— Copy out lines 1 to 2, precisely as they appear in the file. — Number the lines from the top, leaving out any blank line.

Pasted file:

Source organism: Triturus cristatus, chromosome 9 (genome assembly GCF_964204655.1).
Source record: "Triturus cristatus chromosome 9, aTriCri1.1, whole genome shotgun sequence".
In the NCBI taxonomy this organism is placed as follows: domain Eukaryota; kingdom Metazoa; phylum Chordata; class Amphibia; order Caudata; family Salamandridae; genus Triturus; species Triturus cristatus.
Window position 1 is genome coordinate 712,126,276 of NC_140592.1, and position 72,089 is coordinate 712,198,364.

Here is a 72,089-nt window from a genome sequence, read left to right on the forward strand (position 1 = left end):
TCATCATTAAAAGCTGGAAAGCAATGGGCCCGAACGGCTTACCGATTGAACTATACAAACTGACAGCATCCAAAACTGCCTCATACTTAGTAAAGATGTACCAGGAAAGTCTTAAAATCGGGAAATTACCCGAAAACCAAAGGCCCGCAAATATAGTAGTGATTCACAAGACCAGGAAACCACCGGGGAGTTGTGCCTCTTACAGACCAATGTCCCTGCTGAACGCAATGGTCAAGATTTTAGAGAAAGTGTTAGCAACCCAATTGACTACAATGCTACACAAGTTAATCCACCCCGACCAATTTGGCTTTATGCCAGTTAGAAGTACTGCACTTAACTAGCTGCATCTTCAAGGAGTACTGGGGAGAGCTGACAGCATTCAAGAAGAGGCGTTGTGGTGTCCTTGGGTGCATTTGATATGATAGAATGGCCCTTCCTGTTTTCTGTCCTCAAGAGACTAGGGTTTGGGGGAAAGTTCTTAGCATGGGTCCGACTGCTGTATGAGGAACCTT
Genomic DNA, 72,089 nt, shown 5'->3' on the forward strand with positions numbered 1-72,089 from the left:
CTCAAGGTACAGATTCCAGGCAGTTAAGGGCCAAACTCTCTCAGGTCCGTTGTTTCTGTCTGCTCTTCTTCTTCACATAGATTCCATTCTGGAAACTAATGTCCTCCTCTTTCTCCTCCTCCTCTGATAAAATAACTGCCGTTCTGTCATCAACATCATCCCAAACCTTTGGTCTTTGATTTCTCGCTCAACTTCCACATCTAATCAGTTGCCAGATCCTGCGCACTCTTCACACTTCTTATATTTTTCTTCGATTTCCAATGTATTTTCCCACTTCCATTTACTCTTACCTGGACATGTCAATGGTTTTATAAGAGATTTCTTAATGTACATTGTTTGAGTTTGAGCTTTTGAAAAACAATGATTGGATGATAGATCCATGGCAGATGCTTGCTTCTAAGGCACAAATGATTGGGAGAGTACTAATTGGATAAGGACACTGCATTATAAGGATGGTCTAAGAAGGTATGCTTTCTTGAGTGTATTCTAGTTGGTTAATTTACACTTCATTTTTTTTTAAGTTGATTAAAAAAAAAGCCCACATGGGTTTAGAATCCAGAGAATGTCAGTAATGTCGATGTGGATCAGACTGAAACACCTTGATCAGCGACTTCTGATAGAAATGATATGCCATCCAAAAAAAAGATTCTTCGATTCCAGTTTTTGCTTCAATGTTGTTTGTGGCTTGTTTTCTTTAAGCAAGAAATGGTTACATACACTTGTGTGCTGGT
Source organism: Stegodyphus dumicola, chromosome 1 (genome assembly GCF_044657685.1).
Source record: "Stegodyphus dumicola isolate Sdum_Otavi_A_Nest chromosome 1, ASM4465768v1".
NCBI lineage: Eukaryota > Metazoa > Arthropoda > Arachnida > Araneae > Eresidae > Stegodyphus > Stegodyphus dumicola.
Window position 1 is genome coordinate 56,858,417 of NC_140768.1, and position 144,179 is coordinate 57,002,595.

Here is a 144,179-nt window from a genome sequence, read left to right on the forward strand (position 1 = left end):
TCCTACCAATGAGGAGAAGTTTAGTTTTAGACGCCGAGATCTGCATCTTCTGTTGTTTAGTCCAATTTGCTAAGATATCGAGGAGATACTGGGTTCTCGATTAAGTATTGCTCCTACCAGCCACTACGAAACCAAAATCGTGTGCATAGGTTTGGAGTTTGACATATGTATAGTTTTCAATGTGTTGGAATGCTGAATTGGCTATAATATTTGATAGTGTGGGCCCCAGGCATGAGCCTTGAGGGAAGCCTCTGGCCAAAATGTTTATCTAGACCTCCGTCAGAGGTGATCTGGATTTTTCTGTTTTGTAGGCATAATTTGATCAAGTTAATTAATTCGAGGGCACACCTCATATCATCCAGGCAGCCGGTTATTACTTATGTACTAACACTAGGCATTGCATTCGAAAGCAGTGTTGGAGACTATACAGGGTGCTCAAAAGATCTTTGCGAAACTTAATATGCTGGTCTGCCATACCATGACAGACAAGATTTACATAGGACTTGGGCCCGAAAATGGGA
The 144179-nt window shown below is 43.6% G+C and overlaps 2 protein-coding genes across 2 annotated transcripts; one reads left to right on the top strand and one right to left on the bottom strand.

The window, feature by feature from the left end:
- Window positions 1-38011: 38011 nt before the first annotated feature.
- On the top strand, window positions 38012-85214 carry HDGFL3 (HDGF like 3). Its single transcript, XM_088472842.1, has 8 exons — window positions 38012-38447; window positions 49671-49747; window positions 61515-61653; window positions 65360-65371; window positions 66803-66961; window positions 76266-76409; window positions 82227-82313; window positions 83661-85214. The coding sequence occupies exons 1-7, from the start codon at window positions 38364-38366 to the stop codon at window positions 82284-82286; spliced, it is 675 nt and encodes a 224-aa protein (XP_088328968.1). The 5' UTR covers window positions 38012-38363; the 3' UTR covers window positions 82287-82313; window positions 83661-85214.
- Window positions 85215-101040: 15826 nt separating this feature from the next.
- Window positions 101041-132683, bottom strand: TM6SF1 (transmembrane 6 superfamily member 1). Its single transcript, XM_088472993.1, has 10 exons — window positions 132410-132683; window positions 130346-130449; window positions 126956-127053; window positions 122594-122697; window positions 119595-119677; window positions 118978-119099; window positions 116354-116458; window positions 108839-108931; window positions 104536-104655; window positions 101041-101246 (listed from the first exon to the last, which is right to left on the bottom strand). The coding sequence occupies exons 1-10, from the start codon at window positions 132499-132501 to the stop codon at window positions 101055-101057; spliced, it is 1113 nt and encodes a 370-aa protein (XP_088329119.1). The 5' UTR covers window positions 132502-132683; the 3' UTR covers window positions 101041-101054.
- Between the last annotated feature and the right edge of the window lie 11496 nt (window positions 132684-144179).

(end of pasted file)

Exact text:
Source organism: Triturus cristatus, chromosome 9 (genome assembly GCF_964204655.1).
Source record: "Triturus cristatus chromosome 9, aTriCri1.1, whole genome shotgun sequence".